So I repeated the last ones, but come on, those need to be repeated. Special hurrahs to Judith and her pair of helpers who did all the grunt work so the rest of us could play.

We started out with skeins of Worsted/Mohair mix. Mine turned into a clownish mess, but that is how it is supposed to be your first time out. I listened to other students worry over not getting it perfect, but for me, it was the lessons of doing it all wrong in the first skein that helped me with my next two: a sock blank and a skein of merino/silk blend.

Isn't this silk blend beautiful? I just love how the greens and blues and yellows blended. I'm thinking of making a lacy little scarf with this skein. The clown yarn will probably get knit into something to felt, but I have to decide whether or not I want to risk hives over knitting with mohair.

After all the painting, the skeins went into ziploc bags and then into the pot to cook. Oh, yum, Mom! What's for dinner?

Now the only downside of all this, is that we also dyed sock blanks, but mine somehow went missing. They were left on tables in the back of the classroom over the next few days for all of us to pick up, and mine got lost in the shuffle or someone just picked up the wrong one. But even if I hadn't come home with anything, I would rate this class an A+ for fun. Like being allowed to color on the walls and outside the lines all at once.

Tuesday, February 17, 2009

Coming Down

I'm back from the Madrona Fiber Arts Retreat. I've been back since Sunday night, but I couldn't type yesterday to save my life. Now I could go on and on about the classes and what I learned, and all the cool knitters I met, but I think everyone prefers seeing what you get when go to a knitting conference. So, since my brain is still mush, I give you my own personal Madrona yarn crawl. And just a warning, I do have my firewall up, so no trying to sneak over and steal my precious'es:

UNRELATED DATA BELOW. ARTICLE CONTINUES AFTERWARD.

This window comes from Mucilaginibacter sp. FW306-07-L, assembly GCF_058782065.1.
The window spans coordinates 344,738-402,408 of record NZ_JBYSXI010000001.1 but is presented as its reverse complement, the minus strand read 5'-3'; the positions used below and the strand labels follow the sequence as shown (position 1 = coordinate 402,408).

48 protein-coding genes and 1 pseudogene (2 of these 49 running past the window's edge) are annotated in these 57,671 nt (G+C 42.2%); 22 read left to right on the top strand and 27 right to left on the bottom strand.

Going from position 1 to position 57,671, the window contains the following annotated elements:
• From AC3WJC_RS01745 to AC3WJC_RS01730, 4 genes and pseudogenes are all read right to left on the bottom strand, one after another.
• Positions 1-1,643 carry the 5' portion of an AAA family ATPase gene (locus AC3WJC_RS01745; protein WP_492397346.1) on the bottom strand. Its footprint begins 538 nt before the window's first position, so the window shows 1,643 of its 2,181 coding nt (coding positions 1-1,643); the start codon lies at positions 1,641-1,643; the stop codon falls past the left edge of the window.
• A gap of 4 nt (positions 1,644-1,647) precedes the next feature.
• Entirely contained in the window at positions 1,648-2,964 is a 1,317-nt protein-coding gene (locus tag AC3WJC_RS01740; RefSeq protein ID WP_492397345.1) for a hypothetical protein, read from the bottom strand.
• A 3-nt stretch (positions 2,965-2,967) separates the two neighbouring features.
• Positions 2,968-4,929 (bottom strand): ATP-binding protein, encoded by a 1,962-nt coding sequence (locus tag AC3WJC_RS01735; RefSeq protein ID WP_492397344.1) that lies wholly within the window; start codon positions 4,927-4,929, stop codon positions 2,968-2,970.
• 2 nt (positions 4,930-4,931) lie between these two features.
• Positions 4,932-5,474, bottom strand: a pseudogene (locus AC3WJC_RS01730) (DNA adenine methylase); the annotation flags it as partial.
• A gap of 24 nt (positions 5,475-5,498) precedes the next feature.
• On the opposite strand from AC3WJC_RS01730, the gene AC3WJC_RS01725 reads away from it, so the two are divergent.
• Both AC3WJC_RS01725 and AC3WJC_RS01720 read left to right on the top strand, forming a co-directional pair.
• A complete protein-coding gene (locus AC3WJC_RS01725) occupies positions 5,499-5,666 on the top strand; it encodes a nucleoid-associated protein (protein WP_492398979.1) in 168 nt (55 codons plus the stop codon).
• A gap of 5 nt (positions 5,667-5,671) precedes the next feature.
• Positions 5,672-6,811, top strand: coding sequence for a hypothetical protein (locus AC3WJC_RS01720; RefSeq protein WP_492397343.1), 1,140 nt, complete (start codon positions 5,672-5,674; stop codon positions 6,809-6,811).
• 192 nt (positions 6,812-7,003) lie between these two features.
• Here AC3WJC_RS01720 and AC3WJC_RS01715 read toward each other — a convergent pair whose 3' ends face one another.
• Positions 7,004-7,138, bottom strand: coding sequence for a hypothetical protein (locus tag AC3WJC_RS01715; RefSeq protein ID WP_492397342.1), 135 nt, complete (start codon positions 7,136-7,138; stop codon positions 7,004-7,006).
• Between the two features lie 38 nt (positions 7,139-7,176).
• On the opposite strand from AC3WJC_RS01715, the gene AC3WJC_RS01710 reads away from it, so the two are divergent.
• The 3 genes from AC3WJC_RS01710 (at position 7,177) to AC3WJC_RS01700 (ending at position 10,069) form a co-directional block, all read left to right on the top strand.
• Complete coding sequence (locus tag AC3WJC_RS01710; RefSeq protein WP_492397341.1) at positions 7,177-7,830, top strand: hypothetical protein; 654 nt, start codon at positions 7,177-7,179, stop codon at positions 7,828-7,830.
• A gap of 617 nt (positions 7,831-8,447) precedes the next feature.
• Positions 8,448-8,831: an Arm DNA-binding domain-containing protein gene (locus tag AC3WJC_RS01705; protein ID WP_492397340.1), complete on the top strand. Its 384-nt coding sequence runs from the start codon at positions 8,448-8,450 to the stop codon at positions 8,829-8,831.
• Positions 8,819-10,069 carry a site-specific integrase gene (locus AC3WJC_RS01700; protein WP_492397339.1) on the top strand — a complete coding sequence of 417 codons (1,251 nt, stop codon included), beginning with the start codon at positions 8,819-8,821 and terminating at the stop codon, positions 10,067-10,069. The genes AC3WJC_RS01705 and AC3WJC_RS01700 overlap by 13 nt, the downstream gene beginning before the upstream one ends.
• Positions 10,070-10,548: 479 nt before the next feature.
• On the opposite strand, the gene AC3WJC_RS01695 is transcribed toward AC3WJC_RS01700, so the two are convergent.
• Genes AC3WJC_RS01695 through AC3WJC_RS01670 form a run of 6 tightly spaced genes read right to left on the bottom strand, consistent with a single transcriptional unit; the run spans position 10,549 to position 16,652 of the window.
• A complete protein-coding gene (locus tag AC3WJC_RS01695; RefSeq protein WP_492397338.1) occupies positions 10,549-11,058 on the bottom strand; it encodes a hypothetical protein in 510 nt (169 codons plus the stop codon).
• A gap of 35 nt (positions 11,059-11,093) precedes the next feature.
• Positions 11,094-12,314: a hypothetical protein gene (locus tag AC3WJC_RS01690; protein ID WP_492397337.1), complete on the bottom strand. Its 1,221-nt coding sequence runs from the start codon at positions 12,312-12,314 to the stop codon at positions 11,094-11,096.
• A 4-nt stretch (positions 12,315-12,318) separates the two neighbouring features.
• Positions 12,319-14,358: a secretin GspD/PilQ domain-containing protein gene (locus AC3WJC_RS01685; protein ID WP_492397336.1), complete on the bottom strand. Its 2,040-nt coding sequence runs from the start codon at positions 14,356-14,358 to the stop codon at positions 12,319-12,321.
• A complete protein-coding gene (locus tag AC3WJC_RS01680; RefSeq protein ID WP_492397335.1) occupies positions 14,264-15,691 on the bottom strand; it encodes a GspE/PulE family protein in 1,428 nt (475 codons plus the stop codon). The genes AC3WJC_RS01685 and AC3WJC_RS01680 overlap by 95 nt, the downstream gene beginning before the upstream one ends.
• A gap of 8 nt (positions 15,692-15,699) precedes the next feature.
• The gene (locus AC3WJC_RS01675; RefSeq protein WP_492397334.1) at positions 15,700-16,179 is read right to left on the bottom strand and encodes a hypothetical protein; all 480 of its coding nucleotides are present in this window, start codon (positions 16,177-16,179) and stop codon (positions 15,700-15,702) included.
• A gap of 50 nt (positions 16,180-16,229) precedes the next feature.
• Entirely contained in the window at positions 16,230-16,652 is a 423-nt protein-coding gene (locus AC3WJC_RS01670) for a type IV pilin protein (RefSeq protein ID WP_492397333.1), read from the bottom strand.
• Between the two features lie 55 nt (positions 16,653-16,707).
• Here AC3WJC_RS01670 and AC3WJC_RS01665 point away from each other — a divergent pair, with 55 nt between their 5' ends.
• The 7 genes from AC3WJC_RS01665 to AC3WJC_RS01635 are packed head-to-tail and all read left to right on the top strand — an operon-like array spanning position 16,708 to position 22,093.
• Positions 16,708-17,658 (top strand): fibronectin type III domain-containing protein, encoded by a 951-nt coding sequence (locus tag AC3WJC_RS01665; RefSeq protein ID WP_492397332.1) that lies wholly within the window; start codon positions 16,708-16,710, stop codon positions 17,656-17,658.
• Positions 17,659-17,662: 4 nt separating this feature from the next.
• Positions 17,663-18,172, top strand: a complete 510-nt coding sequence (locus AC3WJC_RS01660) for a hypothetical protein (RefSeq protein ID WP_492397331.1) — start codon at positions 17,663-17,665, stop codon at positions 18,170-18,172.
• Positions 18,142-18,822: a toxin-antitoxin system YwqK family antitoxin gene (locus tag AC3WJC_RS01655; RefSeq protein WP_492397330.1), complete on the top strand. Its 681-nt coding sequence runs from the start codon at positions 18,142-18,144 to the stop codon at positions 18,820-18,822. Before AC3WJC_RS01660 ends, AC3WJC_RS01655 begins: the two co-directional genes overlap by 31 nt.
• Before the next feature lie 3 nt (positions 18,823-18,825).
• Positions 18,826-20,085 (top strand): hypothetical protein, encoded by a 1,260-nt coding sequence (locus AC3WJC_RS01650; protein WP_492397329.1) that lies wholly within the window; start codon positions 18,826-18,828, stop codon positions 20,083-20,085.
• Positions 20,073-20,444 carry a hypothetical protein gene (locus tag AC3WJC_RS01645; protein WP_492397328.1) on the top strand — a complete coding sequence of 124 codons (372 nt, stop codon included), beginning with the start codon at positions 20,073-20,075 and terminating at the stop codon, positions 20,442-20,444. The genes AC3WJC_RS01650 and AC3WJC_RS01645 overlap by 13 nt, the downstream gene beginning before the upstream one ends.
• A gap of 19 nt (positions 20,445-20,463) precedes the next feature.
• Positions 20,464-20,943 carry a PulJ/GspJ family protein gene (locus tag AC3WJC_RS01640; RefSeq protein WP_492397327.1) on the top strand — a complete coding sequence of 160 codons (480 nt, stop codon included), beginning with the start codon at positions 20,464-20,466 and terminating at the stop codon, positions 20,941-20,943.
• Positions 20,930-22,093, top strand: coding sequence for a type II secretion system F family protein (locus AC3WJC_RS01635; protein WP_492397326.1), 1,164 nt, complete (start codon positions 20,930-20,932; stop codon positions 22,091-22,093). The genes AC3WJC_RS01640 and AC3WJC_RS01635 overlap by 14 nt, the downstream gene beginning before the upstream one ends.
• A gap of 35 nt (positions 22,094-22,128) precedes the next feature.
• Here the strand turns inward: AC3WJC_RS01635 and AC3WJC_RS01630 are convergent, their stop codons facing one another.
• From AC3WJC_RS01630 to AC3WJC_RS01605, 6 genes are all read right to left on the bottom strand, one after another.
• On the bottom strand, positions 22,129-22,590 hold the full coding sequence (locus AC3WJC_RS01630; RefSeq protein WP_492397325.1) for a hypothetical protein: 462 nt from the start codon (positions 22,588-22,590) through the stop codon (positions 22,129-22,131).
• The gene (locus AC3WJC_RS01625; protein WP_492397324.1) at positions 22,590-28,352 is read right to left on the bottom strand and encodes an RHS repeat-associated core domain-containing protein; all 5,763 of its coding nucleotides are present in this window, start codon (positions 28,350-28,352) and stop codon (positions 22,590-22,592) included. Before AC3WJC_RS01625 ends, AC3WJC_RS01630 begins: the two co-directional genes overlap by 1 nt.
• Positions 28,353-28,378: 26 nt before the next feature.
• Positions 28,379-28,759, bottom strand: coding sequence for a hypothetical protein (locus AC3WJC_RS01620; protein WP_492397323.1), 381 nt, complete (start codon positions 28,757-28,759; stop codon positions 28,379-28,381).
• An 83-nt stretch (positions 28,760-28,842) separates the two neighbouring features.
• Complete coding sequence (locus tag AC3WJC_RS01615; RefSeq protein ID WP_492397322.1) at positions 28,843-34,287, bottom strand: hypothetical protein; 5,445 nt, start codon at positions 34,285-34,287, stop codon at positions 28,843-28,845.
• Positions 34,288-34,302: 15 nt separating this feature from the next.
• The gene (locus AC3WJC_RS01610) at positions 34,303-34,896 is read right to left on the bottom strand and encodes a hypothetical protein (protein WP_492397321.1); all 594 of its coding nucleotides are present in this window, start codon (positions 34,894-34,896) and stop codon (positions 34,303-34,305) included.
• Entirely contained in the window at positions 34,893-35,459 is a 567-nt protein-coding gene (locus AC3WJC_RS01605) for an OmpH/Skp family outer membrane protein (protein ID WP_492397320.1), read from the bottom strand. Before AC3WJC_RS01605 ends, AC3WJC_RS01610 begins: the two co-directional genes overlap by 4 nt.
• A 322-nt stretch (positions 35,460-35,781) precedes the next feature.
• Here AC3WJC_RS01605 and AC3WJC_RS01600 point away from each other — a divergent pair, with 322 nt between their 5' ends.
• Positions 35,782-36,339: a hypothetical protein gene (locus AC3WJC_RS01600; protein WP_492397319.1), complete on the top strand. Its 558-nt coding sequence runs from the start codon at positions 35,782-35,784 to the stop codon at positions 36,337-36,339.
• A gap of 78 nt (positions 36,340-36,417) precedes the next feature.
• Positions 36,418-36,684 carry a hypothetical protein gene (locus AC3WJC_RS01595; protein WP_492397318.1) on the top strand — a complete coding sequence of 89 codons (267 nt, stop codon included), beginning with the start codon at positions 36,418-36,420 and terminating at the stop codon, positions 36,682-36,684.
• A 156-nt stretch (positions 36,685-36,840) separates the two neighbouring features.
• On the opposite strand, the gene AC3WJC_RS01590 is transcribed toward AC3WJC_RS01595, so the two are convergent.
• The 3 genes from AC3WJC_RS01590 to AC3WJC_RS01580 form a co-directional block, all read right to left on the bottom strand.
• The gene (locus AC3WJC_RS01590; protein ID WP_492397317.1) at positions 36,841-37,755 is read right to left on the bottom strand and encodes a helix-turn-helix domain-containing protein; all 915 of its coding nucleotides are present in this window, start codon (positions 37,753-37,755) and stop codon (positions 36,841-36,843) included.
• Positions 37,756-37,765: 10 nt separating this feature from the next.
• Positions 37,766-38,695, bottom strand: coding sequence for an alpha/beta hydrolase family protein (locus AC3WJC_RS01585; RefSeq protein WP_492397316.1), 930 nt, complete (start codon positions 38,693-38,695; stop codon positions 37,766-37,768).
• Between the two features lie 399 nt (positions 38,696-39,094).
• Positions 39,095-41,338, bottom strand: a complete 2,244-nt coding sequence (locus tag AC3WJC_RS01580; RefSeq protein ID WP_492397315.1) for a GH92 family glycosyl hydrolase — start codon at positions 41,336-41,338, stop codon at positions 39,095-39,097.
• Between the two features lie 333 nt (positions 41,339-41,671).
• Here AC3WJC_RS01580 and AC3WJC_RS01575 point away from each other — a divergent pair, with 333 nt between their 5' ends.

First up, I hit the Toots Le Blanc booth. I haven't knit up the last yarn I bought there, but that didn't stop me from stocking up, 'cause you know, it's 50% Alpaca, 50% Jacob, in a DK weight that I think will be lover-ly in the Honeycomb Vest.

After Cat Bordhi's class, I'd spotted some sock yarn in a linen/merino blend, by Tactile, that was so bright and pretty, I had to have some . . . because well, I am now an enthusiastic sock knitter. Yes, I am.

Yeah, that pink will wake up the feet. Though I may be doing something else with it. Not sure.

Then it was onto The Fiber Gallery booth were she had the Fiber Trends Leaf Lace shawl hanging in the booth. I'd been having shawl envy since I walked into the conference and there it was, taunting me. "Knit me, knit me," it whispered from across the aisle. "I won't drive you to drink crazy, I promise. . . " Now we all know me and lace knitting. But ahem, I also mean to give this a try. So I bought the pattern and these two skeins of Handmaiden Sea Silk:

I was shopping with my new friend and great designer, Lisa Ellis and she and I went back and forth over which skeins worked best with my colors, and we had a lot of help picking them out. Isn't that great when you have lots of people to help you buy yarn?

Now I didn't need any help when I got to the Blue Moon booth. Despite having knit the World's Ugliest Socks out of one of their skeins, I still can't resist their yarns. The names and the colors just knock me over. And so I got two skeins of:

Jabberywocky in the Lightweight version. I thought if the shawl project is a success then I will try another one, and if not, well, then socks! And since I know of about four babies about to make their way into the world, I got this wonderful skein of Mediumweight STR in Grimm's Willow Wren:

Which is going to make the coolest, sweetest Baby Surprise Jacket (like this one) for some little wee pumpkin. And then I went back in the market at the last hour and probably shouldn't have, but found the colorway of Taos I've been looking for and bought it:

Okay, I bought all of it. But I was tired. And not thinking straight. And it will make the coolest . . . something.

Next, I will share all the great patterns and knits I saw, so check back! And if you went, what did you get that you can't wait to knit?